Caney Fork Trout Fly Fishing - Caney Fork Trout Guide

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Striper, Trout, Smallmouth, and Musky, guide trips in the Nashville area. Our home waters are Cumberland and Caney Fork River and our specialty is fly fishing for Trout and Stripers.

~Our tradition is that of the first man who sneaked away to the creek when the tribe did not really need fish~

Author Topic: Bear Relocation  (Read 7297 times)

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bee

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Re: Bear Relocation
« Reply #15 on: September 03, 2013, 08:09:59 PM »
mike - my son,at age 9, ran right into a bear on a blind curve on the Alum Cave trail...we were close behind him on the trail but l think the bear was scared worse than him.   Every wild  animal should be given space and made aware of your presence f you see him before he sees you.  Loud noise will send Park bears scurrying in most cases.  camping in the backcountry is where the bear encounters can become dicey--and then only if you have food in your tent or left in bear-reach around the camp.   a good rope and a high limb for the food stuff bag is the easy way to avoid post midnight issues.   Frankly l am far more mindful of snakes and boars when l am in the backcountry.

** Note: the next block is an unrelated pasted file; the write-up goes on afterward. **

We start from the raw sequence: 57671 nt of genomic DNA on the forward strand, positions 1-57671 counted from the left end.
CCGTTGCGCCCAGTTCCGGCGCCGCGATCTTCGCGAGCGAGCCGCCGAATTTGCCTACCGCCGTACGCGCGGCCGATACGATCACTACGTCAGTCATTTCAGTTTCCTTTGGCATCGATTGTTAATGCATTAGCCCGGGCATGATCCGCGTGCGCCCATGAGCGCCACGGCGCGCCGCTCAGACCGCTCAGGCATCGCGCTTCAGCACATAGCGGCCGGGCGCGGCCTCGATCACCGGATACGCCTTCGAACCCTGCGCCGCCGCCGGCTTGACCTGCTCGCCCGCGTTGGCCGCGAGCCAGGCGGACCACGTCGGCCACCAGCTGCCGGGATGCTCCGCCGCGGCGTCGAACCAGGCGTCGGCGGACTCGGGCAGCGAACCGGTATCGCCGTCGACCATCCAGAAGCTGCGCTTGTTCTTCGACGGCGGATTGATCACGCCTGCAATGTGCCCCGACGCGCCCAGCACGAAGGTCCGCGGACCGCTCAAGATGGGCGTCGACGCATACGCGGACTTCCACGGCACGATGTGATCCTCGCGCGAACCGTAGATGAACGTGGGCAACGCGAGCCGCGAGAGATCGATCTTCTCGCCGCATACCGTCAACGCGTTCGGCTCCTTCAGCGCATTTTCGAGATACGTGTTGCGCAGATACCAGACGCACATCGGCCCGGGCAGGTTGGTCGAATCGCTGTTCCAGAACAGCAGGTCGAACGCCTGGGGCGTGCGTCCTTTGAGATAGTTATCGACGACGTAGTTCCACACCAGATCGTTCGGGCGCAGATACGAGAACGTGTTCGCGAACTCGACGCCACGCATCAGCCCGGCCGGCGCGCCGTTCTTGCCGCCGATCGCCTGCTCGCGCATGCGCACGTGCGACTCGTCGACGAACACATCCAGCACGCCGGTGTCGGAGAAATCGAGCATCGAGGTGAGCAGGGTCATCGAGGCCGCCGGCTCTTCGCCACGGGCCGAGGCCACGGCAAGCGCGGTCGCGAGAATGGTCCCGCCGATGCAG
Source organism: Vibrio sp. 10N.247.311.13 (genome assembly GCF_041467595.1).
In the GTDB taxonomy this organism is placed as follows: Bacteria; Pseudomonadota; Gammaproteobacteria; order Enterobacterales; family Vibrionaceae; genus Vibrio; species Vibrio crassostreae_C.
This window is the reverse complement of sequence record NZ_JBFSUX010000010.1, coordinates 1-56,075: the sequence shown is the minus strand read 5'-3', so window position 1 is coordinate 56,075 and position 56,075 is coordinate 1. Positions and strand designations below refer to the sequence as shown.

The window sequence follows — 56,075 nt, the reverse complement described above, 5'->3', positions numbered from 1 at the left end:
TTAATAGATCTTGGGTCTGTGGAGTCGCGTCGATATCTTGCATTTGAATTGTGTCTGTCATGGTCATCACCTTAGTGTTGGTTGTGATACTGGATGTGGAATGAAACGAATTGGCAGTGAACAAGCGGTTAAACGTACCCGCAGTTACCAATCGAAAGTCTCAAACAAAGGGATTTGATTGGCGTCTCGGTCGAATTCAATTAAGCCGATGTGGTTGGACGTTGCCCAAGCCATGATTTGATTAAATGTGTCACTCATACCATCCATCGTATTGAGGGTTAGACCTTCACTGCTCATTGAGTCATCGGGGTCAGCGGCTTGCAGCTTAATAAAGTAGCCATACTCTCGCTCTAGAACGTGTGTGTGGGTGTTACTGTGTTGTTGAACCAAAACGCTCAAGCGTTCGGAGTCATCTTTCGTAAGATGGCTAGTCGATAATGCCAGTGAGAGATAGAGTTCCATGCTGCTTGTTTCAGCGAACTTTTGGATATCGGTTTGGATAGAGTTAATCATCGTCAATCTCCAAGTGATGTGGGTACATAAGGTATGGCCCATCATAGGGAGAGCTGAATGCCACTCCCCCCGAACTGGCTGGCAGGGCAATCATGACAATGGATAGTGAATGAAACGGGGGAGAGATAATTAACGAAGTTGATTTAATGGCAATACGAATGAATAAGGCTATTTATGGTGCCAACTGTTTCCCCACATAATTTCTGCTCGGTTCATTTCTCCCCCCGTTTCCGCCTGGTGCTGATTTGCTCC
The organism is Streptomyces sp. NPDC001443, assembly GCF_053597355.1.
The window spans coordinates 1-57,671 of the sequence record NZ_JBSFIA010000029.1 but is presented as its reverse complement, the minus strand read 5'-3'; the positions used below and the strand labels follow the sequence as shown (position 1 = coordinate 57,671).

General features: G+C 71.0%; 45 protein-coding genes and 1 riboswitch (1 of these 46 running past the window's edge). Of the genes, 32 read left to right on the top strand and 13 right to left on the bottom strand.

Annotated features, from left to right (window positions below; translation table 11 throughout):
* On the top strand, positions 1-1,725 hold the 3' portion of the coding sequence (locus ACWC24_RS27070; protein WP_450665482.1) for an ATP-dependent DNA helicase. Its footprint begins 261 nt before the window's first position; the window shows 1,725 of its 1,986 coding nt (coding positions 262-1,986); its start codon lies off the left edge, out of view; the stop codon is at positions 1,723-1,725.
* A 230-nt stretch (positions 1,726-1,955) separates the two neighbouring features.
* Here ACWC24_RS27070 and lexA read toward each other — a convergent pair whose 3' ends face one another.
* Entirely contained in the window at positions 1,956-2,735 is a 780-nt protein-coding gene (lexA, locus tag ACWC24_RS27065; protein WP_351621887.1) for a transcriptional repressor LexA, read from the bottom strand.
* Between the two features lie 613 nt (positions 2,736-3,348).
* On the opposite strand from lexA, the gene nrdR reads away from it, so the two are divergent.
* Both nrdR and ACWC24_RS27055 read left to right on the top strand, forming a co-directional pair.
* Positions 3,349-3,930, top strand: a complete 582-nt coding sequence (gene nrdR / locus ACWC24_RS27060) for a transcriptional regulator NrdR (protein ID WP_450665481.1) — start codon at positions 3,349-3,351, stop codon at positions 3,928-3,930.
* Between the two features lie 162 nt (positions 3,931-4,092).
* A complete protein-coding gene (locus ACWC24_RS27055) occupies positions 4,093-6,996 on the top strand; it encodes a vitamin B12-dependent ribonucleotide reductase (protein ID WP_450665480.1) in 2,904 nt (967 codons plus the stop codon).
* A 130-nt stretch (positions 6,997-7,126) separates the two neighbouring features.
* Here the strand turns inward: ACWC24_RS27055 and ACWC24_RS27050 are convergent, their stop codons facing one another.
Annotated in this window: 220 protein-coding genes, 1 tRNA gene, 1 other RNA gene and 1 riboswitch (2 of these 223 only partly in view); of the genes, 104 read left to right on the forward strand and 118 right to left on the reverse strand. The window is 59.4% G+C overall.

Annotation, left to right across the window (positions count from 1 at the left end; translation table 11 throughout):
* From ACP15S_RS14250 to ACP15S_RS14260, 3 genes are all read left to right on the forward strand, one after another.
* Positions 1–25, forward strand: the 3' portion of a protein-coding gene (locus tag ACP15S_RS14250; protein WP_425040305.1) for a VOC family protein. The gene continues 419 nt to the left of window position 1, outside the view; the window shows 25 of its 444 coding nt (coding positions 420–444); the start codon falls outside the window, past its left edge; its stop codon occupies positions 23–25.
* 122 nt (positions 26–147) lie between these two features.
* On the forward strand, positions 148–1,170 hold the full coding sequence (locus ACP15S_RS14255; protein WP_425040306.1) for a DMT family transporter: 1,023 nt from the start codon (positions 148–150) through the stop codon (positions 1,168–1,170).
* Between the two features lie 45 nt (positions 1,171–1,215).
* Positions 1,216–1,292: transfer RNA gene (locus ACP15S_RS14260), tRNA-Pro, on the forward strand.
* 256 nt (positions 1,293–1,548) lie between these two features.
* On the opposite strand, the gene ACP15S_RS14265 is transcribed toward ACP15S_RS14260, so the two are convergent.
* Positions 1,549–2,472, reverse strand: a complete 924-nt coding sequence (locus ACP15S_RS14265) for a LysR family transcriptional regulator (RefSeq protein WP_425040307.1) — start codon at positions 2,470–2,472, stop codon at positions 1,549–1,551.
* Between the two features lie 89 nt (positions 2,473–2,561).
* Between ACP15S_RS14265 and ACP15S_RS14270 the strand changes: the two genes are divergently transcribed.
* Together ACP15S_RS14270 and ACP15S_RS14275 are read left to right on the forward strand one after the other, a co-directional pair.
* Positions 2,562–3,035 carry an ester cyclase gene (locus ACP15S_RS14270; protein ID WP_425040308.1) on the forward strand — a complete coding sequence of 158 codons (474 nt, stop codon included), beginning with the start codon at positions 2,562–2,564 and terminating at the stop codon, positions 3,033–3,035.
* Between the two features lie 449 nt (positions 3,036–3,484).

mrl0004

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Re: Bear Relocation
« Reply #16 on: September 03, 2013, 10:00:03 PM »
What freaks me out is the reports of bear coming in and sniffing around tents in the front country at night. If I woke up to a bear sniffing around my tent I would probably crap myself.
"Often, I have been exhausted on trout streams, uncomfortable, wet, cold, briar scarred, sunburned, mosquito-bitten, but never, with a fly rod in my hand, have I been in a place that was less than beautiful."